Loans to the Poorest: Where Does the Money Really Go?

by Sue Halpern and Nicholas Kristof
from The New York Review of Books

poorafricansSue Halpern: As you know, the controversy over the way the microfinance website Kiva.org presents its work was the subject of a Times piece early this week—a piece that, in fact, cited you. For those who may not be familiar with the controversy, the San Francisco-based Kiva is a wildly successful organization (they’ve distributed about $100 million in loans since 2005) that, through its website, appears to connect individual micro-lenders, people like you and me, for instance, with particular individuals in need of a small loan to get a business off the ground: a soft-drinks vendor in Thailand, for example, or a woman who makes and sells baskets in Africa. The Kiva website is a catalog of these folks, and the lender is able to read each person’s story and choose the one to support that speaks most forcefully to her or him. But as the Times article, which picks up on a blog post from David Roodman at the Center for Global Development observes—and, as I may add, I pointed out in my review of your book—this is actually not how the money gets allocated at all: when you donate to Kiva, your money doesn’t go to any particular person, it goes to one of many microcredit organizations, like the Grameen Bank, or Accion, that in turn supports people like the soft-drinks vendor and the basket-maker.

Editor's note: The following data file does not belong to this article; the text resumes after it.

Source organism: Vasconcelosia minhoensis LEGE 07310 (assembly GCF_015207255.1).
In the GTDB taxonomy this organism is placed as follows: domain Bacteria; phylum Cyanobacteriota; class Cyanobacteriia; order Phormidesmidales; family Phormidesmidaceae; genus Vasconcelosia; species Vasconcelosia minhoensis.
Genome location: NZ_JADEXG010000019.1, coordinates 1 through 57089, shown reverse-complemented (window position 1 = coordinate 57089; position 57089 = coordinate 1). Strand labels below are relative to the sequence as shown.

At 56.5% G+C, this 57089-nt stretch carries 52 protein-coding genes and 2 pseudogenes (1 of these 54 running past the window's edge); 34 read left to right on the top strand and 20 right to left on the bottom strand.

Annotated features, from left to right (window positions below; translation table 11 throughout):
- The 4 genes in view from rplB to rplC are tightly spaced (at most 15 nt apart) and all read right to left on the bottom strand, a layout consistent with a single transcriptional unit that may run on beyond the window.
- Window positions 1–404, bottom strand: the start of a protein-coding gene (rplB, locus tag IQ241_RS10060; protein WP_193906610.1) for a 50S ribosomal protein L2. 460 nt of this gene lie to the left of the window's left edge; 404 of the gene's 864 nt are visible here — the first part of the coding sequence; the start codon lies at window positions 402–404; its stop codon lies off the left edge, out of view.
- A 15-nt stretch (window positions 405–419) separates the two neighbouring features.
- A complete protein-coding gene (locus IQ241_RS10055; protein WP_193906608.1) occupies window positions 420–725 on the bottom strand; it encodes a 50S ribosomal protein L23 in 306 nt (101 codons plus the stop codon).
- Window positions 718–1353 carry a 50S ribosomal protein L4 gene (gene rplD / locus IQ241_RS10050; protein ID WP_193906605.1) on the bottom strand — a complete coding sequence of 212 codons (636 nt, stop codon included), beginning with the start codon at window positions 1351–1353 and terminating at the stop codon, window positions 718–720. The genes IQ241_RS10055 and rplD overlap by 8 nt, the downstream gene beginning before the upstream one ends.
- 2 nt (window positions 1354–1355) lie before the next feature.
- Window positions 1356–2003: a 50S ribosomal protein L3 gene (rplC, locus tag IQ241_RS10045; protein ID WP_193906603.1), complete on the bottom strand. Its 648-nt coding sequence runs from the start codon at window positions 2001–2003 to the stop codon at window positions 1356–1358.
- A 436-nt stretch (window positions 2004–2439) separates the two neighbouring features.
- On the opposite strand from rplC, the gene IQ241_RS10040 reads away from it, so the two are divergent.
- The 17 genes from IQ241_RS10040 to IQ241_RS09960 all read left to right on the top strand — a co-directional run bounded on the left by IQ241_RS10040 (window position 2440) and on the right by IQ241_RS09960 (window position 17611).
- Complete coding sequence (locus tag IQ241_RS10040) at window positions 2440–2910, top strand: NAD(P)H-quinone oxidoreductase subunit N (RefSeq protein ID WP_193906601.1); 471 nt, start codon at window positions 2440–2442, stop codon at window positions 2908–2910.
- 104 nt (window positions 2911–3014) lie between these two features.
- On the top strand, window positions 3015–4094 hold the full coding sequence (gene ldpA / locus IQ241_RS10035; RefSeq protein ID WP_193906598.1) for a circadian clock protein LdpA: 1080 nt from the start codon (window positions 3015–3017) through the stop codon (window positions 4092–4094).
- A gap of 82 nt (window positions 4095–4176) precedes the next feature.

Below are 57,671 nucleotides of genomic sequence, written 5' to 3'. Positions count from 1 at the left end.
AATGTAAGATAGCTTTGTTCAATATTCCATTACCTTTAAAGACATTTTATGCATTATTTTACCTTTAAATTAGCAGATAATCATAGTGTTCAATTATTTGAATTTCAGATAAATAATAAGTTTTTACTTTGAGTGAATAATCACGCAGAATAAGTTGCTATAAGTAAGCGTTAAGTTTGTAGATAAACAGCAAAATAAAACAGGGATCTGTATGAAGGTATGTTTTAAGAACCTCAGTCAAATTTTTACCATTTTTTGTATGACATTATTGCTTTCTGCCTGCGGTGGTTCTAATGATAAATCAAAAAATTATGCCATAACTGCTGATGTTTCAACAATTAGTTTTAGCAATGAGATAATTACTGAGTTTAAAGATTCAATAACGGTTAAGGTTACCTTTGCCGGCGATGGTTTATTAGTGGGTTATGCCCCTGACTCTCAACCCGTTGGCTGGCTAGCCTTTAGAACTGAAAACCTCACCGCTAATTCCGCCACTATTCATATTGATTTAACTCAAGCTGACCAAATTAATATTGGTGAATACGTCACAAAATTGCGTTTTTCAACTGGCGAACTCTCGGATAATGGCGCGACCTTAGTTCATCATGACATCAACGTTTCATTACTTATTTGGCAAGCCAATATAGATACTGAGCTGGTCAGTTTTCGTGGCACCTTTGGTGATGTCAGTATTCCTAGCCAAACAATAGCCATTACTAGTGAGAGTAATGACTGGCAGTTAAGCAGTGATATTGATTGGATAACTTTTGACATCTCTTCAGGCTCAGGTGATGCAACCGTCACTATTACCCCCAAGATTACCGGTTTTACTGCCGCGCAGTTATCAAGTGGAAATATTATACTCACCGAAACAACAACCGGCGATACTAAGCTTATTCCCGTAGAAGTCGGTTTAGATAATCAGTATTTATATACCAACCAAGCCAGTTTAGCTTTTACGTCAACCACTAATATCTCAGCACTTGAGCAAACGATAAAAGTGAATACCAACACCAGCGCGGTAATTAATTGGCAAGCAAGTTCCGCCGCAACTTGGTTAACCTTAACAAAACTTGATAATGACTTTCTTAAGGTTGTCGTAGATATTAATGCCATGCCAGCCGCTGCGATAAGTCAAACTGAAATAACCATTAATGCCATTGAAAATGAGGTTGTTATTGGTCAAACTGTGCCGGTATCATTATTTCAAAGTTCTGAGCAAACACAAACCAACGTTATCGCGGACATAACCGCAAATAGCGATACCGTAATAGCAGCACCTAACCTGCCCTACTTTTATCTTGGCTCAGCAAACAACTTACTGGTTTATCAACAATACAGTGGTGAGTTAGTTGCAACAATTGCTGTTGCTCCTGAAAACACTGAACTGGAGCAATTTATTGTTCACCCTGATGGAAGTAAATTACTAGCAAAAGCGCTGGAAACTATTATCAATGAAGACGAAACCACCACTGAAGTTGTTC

As you and Sheryl point out in your book, people connect to stories, not to statistics, so from that standpoint, Kiva figured out a very effective way of getting across the larger microcredit story by offering vivid narratives about individuals in need, and in this way pulling in millions of dollars in donations, mostly in small increments. Do you think it matters that the money isn’t actually going to the person donors believe they are supporting? The Times article quotes one of your columns from 2007, in which you wrote that you lent $25 each to a baker in Afghanistan, a TV repairman there, and a single mother running a clothing shop in the Dominican Republic, which suggests that you, too, bought into the illusion. How do you feel about that now? more

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